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Human–wildlife conflicts (HWCs) are increasing globally and contributing to the decline of wildlife species. In sub-Saharan African countries such as Namibia, most of the suitable land has been or is currently being converted to crop and livestock production to support income or subsistence agriculture. These changes in land use often incur increased levels of HWCs because of crop and livestock depredation by native species. To quantify livestock predation risks posed by carnivores in Namibia, we deployed 30 trail cameras on a 6,500-ha farm in the Khomas region of Namibia from May to July 2018. We developed occupancy models to make inferences about the factors influencing presence and temporal activity patterns of 2 carnivore species. We found that livestock were most at risk from predation by black-backed jackals (Canis mesomelas) at night in agricultural areas and from brown hyenas (Parahyaena brunnea) at night in riparian habitats. Our results suggest that farmers can reduce HWC risks by implementing animal husbandry practices to include protecting livestock at night using methods such as nighttime corrals and livestock guarding dogs (C. lupus familiaris), or herders. Increasing livestock producer access to funding (i.e., individual donations or governmental agencies) to implement improved animal husbandry practices could reduce HWCs.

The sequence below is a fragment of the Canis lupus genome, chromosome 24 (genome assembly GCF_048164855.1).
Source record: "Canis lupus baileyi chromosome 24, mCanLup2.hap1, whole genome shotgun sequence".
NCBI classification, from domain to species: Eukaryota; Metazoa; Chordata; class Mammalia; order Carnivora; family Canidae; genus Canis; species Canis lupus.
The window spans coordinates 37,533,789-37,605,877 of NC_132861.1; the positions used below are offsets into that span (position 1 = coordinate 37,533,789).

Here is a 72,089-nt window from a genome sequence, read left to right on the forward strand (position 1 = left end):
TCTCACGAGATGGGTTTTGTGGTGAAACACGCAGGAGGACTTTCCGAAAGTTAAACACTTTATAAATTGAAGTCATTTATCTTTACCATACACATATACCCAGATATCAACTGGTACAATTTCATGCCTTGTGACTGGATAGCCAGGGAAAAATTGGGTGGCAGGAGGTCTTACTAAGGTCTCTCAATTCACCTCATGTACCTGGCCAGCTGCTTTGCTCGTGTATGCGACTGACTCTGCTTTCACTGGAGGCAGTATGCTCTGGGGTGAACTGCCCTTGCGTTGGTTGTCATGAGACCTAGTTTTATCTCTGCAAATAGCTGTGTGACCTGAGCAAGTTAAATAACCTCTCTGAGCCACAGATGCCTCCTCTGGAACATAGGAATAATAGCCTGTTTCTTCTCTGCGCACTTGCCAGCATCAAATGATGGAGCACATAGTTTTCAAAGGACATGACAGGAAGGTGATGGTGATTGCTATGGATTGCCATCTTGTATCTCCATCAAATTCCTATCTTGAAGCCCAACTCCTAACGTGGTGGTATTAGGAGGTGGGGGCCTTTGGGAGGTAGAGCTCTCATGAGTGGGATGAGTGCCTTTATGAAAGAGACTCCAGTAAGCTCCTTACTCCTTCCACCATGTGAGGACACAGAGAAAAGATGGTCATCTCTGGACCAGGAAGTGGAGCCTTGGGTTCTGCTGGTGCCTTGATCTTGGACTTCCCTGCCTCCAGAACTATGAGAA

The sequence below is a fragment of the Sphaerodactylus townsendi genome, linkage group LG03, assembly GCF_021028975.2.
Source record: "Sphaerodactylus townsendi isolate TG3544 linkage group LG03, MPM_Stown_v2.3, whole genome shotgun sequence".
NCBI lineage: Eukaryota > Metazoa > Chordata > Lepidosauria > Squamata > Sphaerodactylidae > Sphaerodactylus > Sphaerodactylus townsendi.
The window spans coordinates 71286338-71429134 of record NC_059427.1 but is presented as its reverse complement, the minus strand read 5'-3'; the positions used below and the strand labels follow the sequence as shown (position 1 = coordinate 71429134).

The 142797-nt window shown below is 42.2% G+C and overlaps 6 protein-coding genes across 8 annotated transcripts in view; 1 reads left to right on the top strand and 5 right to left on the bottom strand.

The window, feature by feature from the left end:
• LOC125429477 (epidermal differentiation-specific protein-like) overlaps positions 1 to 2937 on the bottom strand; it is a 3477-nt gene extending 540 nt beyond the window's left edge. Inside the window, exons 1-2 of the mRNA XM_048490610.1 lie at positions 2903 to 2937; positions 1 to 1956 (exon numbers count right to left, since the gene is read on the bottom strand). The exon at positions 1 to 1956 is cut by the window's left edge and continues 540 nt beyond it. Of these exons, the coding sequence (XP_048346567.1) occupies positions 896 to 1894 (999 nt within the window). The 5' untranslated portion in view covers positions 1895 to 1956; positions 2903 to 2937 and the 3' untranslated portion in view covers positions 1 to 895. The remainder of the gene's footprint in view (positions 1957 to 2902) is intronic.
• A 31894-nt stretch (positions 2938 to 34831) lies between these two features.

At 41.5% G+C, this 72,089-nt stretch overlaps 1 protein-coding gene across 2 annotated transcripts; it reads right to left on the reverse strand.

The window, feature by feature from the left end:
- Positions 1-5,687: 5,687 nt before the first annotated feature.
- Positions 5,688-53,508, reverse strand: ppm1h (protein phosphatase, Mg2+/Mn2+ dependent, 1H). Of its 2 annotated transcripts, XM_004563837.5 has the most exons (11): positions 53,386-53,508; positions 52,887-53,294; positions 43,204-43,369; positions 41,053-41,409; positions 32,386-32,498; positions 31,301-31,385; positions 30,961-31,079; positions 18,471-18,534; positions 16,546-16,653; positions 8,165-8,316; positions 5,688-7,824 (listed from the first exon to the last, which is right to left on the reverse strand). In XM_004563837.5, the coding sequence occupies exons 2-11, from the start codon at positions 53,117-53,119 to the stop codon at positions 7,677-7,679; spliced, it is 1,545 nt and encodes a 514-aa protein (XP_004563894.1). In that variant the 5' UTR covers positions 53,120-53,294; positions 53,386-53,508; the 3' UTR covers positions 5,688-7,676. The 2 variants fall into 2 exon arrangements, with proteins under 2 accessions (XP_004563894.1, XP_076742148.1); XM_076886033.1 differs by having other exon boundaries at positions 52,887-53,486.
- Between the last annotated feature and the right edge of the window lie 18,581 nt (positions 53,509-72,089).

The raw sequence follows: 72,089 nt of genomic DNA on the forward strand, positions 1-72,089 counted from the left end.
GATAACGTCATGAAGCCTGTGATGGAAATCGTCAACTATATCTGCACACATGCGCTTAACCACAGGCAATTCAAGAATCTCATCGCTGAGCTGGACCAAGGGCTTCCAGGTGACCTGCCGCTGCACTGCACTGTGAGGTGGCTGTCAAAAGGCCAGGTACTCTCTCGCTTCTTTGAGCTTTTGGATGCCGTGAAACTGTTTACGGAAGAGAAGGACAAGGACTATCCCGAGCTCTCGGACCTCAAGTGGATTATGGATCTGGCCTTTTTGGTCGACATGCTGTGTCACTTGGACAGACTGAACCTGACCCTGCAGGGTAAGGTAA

Fink, Summer; Chandler, Richard; Chamberlain, Michael; Castleberry, Steven; and Glosenger-Thrasher, Shannon
"Distribution and Activity Patterns of Large Carnivores and Their Implications for Human–Carnivore Conflict Management in Namibia,"
Human–Wildlife Interactions: Vol. 14
, Article 16.
Available at: https://digitalcommons.usu.edu/hwi/vol14/iss2/16